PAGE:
Non-GMO, or Genetically Modified Organism – it’s a scary-sounding term that can cost you big bucks in the grocery store.
Even everyday items like salt, water and cat litter now come with non-GMO options.
“I don’t have a cat, but if I did, I don’t think I would be spending any extra dollars on non-GMO kitty litter,” said Phil Sidles, farmer and Sangamon County Farm Bureau President.
A Genetically Modified Organism is a plant or product that’s DNA has been changed or modified from its original state. This can be done either in a lab or through cross-breeding of plants to bring out desirable traits, like making a plant more pest resistant or drought tolerant.
“The world’s population [is] growing and growing and the farming population is shrinking and shrinking,” Sidles said. “So we’re going to have to continue to produce more food on less ground and Genetically Modified Organisms is the way that we’re going to do that.”
It’s a practice that’s been in place for around 25 years.
“What a lot of people are doing when they buy non-GMO products, they’re just making sure that what they’re eating is pure and it hasn’t been adulterated and they can feel comfortable feeding their family food that they know is safe,” said Mary VanMetre, a natural food buyer for Food Fantasies.
The Sangamon County Farm Bureau said there are only 10 crops that have been genetically-modified and approved in the U.S.
But you can find plenty of products with the non-GMO label, including kitty litter.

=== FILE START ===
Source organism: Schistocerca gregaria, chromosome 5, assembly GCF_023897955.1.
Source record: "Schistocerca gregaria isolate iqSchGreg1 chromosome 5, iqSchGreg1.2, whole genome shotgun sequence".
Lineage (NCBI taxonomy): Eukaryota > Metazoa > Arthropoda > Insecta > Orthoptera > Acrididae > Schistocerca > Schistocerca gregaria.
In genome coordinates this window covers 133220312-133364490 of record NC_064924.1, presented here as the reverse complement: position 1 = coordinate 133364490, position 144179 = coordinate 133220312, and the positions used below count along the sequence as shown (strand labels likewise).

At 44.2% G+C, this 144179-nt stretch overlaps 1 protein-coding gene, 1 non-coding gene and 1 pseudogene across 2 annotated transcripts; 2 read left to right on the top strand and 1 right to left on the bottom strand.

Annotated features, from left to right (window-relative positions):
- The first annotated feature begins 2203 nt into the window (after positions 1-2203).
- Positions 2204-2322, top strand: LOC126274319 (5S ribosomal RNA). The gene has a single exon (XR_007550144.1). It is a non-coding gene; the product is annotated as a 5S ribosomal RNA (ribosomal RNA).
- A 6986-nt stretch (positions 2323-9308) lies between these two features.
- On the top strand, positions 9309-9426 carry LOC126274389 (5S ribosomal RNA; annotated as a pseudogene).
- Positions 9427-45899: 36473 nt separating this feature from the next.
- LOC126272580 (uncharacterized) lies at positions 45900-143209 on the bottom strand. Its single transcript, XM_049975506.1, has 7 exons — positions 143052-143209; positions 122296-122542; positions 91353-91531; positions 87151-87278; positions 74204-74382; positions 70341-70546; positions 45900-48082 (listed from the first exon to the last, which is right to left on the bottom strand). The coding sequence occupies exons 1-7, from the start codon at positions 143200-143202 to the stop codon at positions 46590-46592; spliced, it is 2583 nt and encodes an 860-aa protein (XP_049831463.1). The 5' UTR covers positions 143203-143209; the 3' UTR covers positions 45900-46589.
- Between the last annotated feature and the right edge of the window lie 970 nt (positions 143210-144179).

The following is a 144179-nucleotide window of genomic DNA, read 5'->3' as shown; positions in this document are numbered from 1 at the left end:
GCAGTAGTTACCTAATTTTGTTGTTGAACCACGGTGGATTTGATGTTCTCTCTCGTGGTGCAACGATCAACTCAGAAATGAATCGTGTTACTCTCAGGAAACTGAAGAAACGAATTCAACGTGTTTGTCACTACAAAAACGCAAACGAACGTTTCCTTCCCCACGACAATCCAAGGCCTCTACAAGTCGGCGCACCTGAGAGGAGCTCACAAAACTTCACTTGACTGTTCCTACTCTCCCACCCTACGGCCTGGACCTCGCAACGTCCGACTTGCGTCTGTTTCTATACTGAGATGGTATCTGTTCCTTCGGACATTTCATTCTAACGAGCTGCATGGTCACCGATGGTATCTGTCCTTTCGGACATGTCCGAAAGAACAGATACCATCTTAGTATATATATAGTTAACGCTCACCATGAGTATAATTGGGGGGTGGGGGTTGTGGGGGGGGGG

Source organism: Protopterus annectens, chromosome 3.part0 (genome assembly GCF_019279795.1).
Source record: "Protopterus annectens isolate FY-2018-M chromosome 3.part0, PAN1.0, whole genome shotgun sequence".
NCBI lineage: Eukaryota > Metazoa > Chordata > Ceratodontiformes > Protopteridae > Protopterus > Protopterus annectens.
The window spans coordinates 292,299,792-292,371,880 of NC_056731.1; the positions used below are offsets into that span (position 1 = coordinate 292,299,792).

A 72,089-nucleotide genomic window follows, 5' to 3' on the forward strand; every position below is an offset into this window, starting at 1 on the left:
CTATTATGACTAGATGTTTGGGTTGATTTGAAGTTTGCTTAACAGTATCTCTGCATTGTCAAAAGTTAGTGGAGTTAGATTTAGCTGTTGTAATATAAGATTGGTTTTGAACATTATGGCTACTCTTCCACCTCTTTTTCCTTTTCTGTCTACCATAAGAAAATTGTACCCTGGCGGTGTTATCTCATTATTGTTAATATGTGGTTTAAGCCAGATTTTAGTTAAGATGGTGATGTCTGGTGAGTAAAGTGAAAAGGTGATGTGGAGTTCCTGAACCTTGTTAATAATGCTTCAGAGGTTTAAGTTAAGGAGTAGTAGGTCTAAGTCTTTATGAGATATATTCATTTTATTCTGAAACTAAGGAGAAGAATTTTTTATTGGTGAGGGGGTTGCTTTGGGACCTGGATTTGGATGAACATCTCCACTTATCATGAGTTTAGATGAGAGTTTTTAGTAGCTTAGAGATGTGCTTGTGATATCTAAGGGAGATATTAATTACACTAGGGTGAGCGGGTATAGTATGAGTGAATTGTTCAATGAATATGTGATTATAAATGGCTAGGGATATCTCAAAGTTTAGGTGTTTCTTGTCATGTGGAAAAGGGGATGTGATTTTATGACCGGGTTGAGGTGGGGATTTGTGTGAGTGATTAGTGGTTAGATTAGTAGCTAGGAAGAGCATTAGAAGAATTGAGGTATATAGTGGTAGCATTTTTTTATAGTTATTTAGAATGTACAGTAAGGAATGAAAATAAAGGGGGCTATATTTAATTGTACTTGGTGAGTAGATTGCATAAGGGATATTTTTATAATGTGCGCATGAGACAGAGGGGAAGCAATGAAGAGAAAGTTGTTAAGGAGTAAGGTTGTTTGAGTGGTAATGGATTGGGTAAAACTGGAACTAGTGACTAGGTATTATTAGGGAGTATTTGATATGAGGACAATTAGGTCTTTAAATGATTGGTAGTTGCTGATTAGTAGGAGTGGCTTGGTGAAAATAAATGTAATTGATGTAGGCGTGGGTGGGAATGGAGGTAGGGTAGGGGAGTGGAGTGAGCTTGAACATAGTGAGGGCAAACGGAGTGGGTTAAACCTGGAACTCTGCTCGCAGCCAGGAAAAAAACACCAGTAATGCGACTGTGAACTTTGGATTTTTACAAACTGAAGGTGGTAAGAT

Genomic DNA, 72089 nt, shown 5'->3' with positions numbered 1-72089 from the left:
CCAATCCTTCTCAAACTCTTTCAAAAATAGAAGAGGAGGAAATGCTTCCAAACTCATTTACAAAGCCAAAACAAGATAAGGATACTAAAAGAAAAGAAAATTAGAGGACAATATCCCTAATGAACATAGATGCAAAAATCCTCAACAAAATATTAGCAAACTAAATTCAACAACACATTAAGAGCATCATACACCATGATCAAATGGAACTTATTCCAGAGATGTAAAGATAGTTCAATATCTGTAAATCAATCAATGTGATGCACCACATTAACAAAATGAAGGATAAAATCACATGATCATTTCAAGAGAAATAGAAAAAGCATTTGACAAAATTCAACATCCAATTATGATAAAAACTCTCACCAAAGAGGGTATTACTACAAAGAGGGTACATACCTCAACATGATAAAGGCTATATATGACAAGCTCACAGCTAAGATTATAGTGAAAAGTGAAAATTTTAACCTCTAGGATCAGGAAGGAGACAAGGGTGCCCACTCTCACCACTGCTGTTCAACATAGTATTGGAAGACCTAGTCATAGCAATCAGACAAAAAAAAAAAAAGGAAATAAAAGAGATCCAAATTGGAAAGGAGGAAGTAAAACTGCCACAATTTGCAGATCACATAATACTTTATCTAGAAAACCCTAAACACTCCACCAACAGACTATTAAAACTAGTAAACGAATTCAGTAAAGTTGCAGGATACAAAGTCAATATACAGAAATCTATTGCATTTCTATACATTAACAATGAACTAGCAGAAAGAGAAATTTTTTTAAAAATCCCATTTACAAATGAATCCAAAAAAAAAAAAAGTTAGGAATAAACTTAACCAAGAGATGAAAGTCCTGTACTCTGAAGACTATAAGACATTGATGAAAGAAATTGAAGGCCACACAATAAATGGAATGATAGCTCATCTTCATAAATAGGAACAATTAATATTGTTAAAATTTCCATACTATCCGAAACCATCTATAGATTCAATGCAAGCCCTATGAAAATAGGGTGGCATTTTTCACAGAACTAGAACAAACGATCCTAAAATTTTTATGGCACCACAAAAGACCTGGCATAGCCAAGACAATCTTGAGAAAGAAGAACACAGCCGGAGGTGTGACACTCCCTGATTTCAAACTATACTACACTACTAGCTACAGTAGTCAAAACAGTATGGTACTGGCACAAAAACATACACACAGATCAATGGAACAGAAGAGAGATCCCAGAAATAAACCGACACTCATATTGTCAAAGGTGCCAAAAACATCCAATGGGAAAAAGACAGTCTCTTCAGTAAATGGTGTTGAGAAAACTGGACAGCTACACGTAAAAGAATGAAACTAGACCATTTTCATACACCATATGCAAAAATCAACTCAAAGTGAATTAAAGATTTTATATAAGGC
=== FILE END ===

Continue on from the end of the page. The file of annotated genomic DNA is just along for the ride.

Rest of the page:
Some farmers said they consider it “empty advertising” on things that have never been modified in the first place.
“A genetically-modified cat litter or genetically-modified salt or water, that’s just an absent-based marketing program,” Sidles said. “There’s no such thing as a GMO kitty litter or non-GMO kitty litter.”
The Non-GMO Project, the company that certifies non-GMO foods, said there are no long-term studies showing the safety of GMOs.
Groups like the American Medical Association and the World Health Organization said genetically-modified foods are safe.
VanMeter said if you want to try non-GMOs, your money is best spent on packaged foods that include things like soy, corn and canola oil.
“I would maybe pay attention to things you’re actually ingesting first, but I mean, there’s always contact; absorbs ion and inhalation,” VanMeter said. “And then just environmental factors.”
Local farmers we spoke to said they’ll continue to genetically modify plants to achieve the best crop.
“I feed my family GMOs,” Sidles said. “I’ve got a five-year-old and a one-and-a-half-year-old that absolutely love sweet corn in the summertime, and it’s GMO. I eat it, my family eats it. I feel it’s safe.”
To get the non-GMO label, companies must go through a third-party verification process, regulated by the Non-GMO Project.